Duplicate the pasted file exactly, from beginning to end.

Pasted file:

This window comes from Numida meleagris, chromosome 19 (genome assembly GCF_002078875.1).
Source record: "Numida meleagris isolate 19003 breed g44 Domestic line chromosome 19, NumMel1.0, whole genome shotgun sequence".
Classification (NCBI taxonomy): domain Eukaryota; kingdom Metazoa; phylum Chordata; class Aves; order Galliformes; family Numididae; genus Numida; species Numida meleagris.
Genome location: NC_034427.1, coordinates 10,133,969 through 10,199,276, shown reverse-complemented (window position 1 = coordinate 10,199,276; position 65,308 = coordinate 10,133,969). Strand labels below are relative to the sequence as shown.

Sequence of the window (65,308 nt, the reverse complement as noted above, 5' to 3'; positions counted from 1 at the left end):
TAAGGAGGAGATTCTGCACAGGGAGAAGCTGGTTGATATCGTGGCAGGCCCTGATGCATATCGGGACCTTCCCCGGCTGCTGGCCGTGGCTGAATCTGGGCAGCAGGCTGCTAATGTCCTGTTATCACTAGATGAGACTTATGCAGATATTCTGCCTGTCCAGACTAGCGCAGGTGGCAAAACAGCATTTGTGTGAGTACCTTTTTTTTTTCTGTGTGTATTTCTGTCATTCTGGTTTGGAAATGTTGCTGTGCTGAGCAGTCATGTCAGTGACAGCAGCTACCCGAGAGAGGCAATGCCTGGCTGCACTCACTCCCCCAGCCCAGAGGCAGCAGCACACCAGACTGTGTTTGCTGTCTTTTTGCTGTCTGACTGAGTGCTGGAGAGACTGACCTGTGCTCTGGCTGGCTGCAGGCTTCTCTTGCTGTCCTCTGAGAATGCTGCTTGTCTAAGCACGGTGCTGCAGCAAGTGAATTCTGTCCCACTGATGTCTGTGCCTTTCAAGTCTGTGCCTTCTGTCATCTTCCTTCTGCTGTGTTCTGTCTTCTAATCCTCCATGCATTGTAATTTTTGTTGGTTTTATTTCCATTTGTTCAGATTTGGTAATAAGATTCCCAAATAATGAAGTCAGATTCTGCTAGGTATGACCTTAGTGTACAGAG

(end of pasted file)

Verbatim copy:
This window comes from Numida meleagris, chromosome 19 (genome assembly GCF_002078875.1).
Source record: "Numida meleagris isolate 19003 breed g44 Domestic line chromosome 19, NumMel1.0, whole genome shotgun sequence".
Classification (NCBI taxonomy): domain Eukaryota; kingdom Metazoa; phylum Chordata; class Aves; order Galliformes; family Numididae; genus Numida; species Numida meleagris.
Genome location: NC_034427.1, coordinates 10,133,969 through 10,199,276, shown reverse-complemented (window position 1 = coordinate 10,199,276; position 65,308 = coordinate 10,133,969). Strand labels below are relative to the sequence as shown.

Sequence of the window (65,308 nt, the reverse complement as noted above, 5' to 3'; positions counted from 1 at the left end):
TAAGGAGGAGATTCTGCACAGGGAGAAGCTGGTTGATATCGTGGCAGGCCCTGATGCATATCGGGACCTTCCCCGGCTGCTGGCCGTGGCTGAATCTGGGCAGCAGGCTGCTAATGTCCTGTTATCACTAGATGAGACTTATGCAGATATTCTGCCTGTCCAGACTAGCGCAGGTGGCAAAACAGCATTTGTGTGAGTACCTTTTTTTTTTCTGTGTGTATTTCTGTCATTCTGGTTTGGAAATGTTGCTGTGCTGAGCAGTCATGTCAGTGACAGCAGCTACCCGAGAGAGGCAATGCCTGGCTGCACTCACTCCCCCAGCCCAGAGGCAGCAGCACACCAGACTGTGTTTGCTGTCTTTTTGCTGTCTGACTGAGTGCTGGAGAGACTGACCTGTGCTCTGGCTGGCTGCAGGCTTCTCTTGCTGTCCTCTGAGAATGCTGCTTGTCTAAGCACGGTGCTGCAGCAAGTGAATTCTGTCCCACTGATGTCTGTGCCTTTCAAGTCTGTGCCTTCTGTCATCTTCCTTCTGCTGTGTTCTGTCTTCTAATCCTCCATGCATTGTAATTTTTGTTGGTTTTATTTCCATTTGTTCAGATTTGGTAATAAGATTCCCAAATAATGAAGTCAGATTCTGCTAGGTATGACCTTAGTGTACAGAG